Communism, socialism and non-purist anarchism do not take this black-or-white approach, envisaging instead a period of transition between the old society and the new, a time of experimental advances, adjustments and, should they prove necessary, retreats. Pursuit of an object whose value has not been demonstrated in practice plays a smaller part in the activity of these movements but it still appears, for each step forward goes beyond what has been previously experienced, evidence of its viability coming (if at all) only after it has been taken. The same holds good, though to a lesser extent, even for conservatism and liberalism, for each of these also works towards an end which remains, in some respects at least, unknown until it has been attained. Experience shows that advances commonly do lead into new difficulties; the dangers we face from nuclear explosion and pollution, increase of population and damage to the environment arise from progress in particle physics, in public health and in technology. Much the same applies to attempts at returning towards traditional practices, for we live in a changing world and it is impossible to foresee just how the old methods, reinstated, would interact with the new conditions. Conservatism seeks to restore the police to the position it believes they once held in public esteem, but the Victorian bobby on his bicycle can find no place in a world of drugs, assault rifles and fast cars, and we have yet to find out what long-term effects the use of riot gear by the police is going to produce. No party has experienced exactly the condition it works to establish and consequently no party can provide empirical evidence that its proposals, put into practice, will not create difficulties worse than the ones they are intended to resolve. But this seldom gives the political movements pause; each of them pushes ahead, striving to bring social practice into accordance with its ideology.
Use of the phrase ‘an ideology’ suggests that what is being spoken of is in some sense a unity, and common experience supports this; given one of the main ideas put forward by a party or movement not previously encountered it is often possible to predict, with a useful degree of reliability, which others will turn out to be associated with it. The broader political beliefs tend strongly to come in determinate sets, and this goes far to account for their notorious stability. Each of them being bonded to a set, trying to change it is like trying to pick up what appears to be a loose stone but is in fact the tip of a buried rock. An ideology possesses not only content but also enduring form and this helps to account for the persistence which shows through the shifting surface of politics. It helps to explain why the British Liberal Party survives (under a different name) although excluded from office for some seventy years and with no very evident prospect of returning and, on a larger scale, why the Russian communists persisted from 1917 to 1989 in the attempt to impose their ideas, and why dissidence survived under their repression.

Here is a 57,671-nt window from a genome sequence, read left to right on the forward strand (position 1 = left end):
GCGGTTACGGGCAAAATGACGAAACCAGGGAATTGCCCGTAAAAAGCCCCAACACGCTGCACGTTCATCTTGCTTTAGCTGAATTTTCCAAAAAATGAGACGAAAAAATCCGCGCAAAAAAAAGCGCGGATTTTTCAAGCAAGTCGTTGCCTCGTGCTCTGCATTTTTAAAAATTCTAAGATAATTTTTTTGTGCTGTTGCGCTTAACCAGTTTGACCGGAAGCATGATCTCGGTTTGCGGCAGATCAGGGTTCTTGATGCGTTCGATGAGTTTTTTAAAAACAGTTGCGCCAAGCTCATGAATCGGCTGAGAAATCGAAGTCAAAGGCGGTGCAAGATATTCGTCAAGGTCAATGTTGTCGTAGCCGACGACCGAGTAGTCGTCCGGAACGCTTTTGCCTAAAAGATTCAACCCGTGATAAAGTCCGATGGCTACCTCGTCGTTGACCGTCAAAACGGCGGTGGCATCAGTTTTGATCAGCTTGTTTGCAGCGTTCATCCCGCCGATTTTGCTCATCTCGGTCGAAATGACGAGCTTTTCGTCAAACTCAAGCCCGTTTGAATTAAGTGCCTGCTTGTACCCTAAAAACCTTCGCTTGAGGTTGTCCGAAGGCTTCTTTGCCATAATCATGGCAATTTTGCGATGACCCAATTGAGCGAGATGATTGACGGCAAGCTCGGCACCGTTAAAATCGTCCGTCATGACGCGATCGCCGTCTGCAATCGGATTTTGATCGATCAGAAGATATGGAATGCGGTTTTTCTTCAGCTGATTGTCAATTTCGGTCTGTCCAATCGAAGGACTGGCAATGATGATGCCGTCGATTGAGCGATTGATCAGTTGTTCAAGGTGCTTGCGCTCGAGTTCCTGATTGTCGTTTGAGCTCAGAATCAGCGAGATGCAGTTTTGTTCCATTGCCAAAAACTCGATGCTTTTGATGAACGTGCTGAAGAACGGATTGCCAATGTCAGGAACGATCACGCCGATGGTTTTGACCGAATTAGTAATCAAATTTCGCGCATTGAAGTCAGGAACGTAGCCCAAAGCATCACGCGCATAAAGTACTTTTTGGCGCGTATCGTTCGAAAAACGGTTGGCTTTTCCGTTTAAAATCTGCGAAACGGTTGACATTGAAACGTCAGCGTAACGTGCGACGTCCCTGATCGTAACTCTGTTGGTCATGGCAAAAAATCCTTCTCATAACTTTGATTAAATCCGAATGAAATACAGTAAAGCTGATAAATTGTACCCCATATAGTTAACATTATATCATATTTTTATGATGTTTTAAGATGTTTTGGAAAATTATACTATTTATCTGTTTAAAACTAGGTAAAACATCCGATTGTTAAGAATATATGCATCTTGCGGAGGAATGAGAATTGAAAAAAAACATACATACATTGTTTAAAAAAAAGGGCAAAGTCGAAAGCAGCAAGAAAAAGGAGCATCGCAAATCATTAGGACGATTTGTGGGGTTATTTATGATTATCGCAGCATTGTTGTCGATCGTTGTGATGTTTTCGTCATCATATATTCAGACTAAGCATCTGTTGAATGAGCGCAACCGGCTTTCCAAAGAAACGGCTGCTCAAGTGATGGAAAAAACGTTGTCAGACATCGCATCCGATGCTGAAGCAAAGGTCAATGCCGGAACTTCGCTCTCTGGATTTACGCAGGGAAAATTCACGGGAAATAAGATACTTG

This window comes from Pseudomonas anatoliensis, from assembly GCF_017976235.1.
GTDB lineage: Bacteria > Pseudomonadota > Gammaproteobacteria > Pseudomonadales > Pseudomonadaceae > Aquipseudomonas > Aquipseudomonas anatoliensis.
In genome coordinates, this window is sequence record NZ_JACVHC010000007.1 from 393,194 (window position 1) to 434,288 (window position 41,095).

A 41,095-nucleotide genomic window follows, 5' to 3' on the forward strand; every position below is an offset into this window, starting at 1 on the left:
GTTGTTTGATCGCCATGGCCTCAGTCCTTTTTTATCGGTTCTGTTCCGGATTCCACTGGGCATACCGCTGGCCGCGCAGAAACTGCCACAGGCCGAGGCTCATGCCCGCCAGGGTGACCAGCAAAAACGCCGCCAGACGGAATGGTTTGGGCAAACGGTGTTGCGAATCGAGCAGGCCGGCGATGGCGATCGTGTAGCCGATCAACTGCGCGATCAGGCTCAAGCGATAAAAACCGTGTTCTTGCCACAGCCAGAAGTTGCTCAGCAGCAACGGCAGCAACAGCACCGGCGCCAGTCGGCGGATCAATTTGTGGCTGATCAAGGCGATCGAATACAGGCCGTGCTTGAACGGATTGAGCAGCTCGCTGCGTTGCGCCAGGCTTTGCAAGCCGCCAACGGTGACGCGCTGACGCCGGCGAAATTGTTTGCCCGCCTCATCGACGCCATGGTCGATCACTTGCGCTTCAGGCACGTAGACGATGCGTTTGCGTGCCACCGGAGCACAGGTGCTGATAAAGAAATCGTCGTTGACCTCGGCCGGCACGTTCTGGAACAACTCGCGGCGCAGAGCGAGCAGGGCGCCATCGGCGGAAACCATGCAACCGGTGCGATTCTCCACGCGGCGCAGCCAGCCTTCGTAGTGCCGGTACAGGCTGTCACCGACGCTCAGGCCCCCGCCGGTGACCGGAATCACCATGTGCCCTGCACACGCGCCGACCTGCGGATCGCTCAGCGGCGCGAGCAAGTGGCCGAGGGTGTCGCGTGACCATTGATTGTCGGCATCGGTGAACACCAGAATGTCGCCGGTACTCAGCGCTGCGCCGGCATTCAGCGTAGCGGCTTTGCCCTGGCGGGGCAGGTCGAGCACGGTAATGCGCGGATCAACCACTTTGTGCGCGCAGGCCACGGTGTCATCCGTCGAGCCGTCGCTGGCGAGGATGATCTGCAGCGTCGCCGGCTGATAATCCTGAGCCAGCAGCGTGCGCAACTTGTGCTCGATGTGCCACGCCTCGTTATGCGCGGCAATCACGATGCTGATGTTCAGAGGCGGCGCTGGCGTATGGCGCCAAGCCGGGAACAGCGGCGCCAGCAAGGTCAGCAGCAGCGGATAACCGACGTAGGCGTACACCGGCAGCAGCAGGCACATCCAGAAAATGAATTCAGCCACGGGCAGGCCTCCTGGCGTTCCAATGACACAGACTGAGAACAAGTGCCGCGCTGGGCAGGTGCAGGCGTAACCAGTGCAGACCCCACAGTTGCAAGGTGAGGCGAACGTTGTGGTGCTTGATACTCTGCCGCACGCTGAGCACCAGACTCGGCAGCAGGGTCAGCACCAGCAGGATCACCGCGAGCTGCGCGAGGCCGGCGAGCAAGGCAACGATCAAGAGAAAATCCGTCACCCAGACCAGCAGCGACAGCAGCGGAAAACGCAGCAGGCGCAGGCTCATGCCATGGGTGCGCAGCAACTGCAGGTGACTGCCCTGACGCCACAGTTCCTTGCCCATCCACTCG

Examination of the ideas making up an ideology shows them to be linked by something stronger than habitual association. Each political movement holds to a small number of extremely general propositions (we shall encounter some of them in the next chapter) and these change so slowly that when studying society (as distinct from pursuing absolute truth) they can well be treated as stable. Each movement’s thinking consists, for the most part, of working out the implications of these broad beliefs in relation to changing circumstances, and its activity of trying to realise these implications in social practice, bringing the overall behaviour of society into agreement with its general ideas. We shall of course need to consider how these broad beliefs and general ideas arise, but that comes later.
The indications are that ideological behaviour forms a distinct category, closely related to psychology and, less directly, to physiology and anatomy, but not reducible to any or all of these without loss of its distinctive features. If we are to understand ideology it is not sufficient to study the conditions in which it arises; we must also study ideology itself.
Ideology exercises its influence for the most part in a diffused way and largely below the awareness of those affected. Its presence is an inference from observed behaviour and the most immediately relevant behaviour, that most directly linked to ideology, is the expression of ideas and beliefs. In the next chapter we shall look at some of the principal ideas and beliefs of the main political movements, and we shall find that they form a significant series, pointing to the presence, below the shifting political surface, of a stable ideological structure.
Continue reading Beyond Politics by George Walford (1990):
Preface | Introduction | Politics as Ideology | The British Political Series | The World Political Series | From Politics to Ideology | Ideology Beyond Politics | The Beginnings | From Village to Empire | After The Empires | The Eidodynamic | The Origins of Ideologies | The Evolution of Ideology | Conclusion | Appendices | Notes & References | Select Bibliography | Index | Synopsis
- PSI Circular Number Two (February 1979)
- PSI Circular Number One (January 1979)
- Joshua Feldman: Reconceptualising (systematic) Ideology in the Wake of Political Psychology
- George Walford and Ike Benjamin: The Sad Case of the SPGB
- Linda Sloane: Systematic Ideology and Identity / The Triangle of Society, Ideology and the Individual
- Their “Operation Utopia”
- George Orwell Letters to George Walford
- George Walford: The New Magic
- George Walford: Exploring Ideology
- George Walford: Sciences